Valdivia is a pure brawler; his style is to simply throw as many punches as possible in an attempt to knock his opponent out. Unfortunately, Delgado had the same idea, but with slightly better technique and power. It was as if two mountain goats were battling head on, the question was which one would be able to survive the fight. The question was answered late in the round, as Delgado wobbled Valdivia. The crowd yelled, as Valdivia, suddenly all loyalties flew out the window and the innate sense to cheer for the underdog kicked in. Delgado bent his legs, and put every ounce of power into a left hook. Valdivia’s face twitched, and he fell directly backwards onto the canvas, and the crowd gave a deafening roar. Valdivia, as Mike Tyson did against Buster Douglas, knew he had to get up. His fans would never forgive him if he didn’t, and somehow, with unthinkable courage, rose to his feet before the count of ten. Unfortunately, this was a bad, and almost fatal decision.

In boxing, one becomes used to the idea of seeing knockouts, but every once in a while, there are those concussive, sickening knockouts that stay ingrained in one’s memory, the kind that puts the question in one’s mind: why do I even watch this sport? When Miguel Delgado landed a sadistic right cross, the result was cruel. Valdivia fell straight back, not unlike a tree that was just chopped down. First his calves hit the ground, followed by his back, and then finally, his head, which bounced back up and hit the ground yet again. The crowd gave a deafening roar, and the referee did not even bother to count. However, in a few seconds, the atmosphere went from euphoria to concern. Valdivia was not moving, he lay on the canvas an innocent body, and the crowd took a collective gulp, almost in guilt, hoping that they would not be witness to a murder. Doctors gathered around Valdivia, and thankfully, perhaps a gift from above on an otherwise unforgiving night, Valdivia showed some movement in his legs, and after ten minutes, was able to walk out of the ring. Perhaps after some time, Valdivia may reconsider his career choice, but on this night, he and those around him were simply thankful he made it home safely.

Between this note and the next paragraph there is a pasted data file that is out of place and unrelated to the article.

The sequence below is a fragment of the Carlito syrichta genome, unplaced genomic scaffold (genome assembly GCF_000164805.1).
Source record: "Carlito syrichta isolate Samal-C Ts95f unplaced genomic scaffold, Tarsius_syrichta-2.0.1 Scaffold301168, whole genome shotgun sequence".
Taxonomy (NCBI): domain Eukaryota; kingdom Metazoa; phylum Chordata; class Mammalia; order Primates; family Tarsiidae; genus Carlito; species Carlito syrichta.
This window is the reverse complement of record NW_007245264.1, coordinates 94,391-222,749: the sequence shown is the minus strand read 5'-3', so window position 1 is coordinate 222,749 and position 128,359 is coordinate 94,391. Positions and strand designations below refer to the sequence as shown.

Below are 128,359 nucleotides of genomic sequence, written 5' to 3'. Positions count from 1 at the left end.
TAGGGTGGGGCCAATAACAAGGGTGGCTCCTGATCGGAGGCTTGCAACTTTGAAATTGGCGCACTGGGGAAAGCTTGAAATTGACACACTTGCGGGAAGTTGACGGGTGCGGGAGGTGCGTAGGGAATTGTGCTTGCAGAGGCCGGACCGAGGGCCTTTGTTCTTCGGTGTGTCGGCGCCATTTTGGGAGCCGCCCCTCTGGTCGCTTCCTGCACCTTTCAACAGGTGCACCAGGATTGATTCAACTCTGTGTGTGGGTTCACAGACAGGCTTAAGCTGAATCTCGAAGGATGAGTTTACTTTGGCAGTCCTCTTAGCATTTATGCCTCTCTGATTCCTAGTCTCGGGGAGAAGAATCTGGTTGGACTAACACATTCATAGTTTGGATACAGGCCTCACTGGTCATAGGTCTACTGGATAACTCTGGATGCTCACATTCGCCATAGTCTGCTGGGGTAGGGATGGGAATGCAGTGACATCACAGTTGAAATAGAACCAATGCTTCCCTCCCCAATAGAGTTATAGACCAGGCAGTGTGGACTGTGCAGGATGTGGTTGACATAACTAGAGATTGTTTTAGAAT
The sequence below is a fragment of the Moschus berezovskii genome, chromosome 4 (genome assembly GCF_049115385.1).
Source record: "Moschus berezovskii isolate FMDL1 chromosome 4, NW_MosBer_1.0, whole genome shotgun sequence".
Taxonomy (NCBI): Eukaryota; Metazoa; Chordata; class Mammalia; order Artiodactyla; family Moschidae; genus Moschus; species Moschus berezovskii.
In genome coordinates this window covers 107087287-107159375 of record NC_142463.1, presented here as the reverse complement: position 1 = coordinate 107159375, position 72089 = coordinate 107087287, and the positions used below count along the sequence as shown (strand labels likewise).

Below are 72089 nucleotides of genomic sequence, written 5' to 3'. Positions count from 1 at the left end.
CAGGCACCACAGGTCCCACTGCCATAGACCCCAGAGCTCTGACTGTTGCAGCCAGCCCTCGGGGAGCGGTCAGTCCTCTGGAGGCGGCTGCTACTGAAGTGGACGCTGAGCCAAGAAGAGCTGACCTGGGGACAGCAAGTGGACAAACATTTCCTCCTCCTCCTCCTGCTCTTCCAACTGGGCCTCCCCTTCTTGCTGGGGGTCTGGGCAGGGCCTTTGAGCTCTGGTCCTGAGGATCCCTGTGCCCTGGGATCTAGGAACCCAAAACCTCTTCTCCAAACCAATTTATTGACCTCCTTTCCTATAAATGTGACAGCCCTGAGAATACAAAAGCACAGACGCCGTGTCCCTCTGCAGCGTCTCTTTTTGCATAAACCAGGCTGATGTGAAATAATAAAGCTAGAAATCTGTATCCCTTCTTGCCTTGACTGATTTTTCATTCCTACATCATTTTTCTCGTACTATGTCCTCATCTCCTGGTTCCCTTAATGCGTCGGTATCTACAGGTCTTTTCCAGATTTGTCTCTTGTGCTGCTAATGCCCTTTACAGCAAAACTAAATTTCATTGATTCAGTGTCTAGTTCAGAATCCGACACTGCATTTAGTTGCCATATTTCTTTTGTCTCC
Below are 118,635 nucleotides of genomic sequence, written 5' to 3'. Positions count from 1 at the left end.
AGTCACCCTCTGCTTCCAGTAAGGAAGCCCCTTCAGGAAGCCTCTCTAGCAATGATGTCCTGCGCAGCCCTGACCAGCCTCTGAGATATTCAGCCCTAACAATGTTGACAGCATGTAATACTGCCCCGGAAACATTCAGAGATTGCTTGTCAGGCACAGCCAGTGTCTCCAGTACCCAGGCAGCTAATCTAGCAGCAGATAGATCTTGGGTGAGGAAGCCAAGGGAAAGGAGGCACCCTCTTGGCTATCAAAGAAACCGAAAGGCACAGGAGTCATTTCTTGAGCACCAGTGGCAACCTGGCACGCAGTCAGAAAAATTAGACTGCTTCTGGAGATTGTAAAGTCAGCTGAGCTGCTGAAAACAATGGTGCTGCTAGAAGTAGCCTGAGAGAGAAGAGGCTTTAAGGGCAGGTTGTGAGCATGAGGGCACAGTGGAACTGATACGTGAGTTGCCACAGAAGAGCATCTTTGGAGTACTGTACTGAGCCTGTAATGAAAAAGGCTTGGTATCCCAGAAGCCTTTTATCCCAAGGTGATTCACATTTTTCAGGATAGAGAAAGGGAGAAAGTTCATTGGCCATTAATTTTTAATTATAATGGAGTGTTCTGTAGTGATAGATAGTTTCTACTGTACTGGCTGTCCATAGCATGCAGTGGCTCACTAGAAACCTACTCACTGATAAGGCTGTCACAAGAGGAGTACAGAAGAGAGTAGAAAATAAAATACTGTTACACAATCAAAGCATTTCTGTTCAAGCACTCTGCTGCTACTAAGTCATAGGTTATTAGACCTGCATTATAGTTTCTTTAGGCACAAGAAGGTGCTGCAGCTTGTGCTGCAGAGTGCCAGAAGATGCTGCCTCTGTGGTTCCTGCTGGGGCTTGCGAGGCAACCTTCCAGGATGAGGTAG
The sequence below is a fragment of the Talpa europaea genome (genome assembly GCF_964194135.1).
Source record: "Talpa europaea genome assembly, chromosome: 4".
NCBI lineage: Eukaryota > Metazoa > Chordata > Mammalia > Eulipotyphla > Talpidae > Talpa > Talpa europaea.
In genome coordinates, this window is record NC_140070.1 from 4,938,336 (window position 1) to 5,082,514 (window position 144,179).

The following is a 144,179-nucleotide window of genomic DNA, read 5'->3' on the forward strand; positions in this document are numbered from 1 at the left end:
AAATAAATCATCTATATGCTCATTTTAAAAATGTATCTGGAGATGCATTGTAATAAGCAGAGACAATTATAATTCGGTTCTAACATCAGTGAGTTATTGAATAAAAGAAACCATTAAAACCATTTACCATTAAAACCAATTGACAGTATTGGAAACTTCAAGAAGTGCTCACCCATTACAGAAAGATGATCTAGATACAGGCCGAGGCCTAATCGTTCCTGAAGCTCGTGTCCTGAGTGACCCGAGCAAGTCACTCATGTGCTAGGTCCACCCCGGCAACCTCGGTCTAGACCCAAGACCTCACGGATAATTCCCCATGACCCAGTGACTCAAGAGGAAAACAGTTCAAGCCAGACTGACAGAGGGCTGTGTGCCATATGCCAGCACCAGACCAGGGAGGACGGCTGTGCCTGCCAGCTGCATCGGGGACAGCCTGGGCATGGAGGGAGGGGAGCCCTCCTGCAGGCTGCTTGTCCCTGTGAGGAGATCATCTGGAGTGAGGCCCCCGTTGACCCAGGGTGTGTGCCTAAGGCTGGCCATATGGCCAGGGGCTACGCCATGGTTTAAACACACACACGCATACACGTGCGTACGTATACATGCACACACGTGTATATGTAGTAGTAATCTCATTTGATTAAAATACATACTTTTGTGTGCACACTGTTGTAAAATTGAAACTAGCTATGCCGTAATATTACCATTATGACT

Featherweight Crystal “Choo Choo” Delgado (5-0, 2 KO) fights the same style as Valdivia, but fortunately for her, Candace Lett (2-4) was overmatched. Seconds after the opening bell, Delgado stormed Lett and trapped her in the opposite corner, landing bombs from every angle. However, there was a method to her madness. Delgado showed immense improvement from her previous fight. Instead of throwing a typhoon of punches, she would land a hard combination, back off, reload and throw another one. Lett had no answer for this, because as Delgado backed off, she gave Lett no chance to counter. In the corner, Lett went down as a result of a body shot, her face showing the visible pain she was in. She rose, only to be battered around in the other corner. The referee had no choice but to halt the contest after two minutes, fourteen seconds.

In the opening contest, Hasan Henderson (1-0, 1 KO) made his professional debut one to remember as he surgically picked apart Ras Thompson (0-3) in exactly one round. Henderson walked to the ring with a large, vocal entourage, and had the face of a mean man. His punches were even meaner. With ten seconds left in the round, Henderson cut off the ring and had Thompson backed up in a corner. Wise beyond his professional experience, Henderson went to the body, not the head, and dropped Thompson with a perfectly placed body shot with exactly ten seconds left in the round. Thompson fell on two knees, and tried to rise, but simply couldn’t. Henderson’s posse celebrated, but the expression on the boxer’s face did not change, a frightening thought for his future opponents.

Questions or comments,
e-mail
Vikram at: vikram.birring@mail.utexas.edu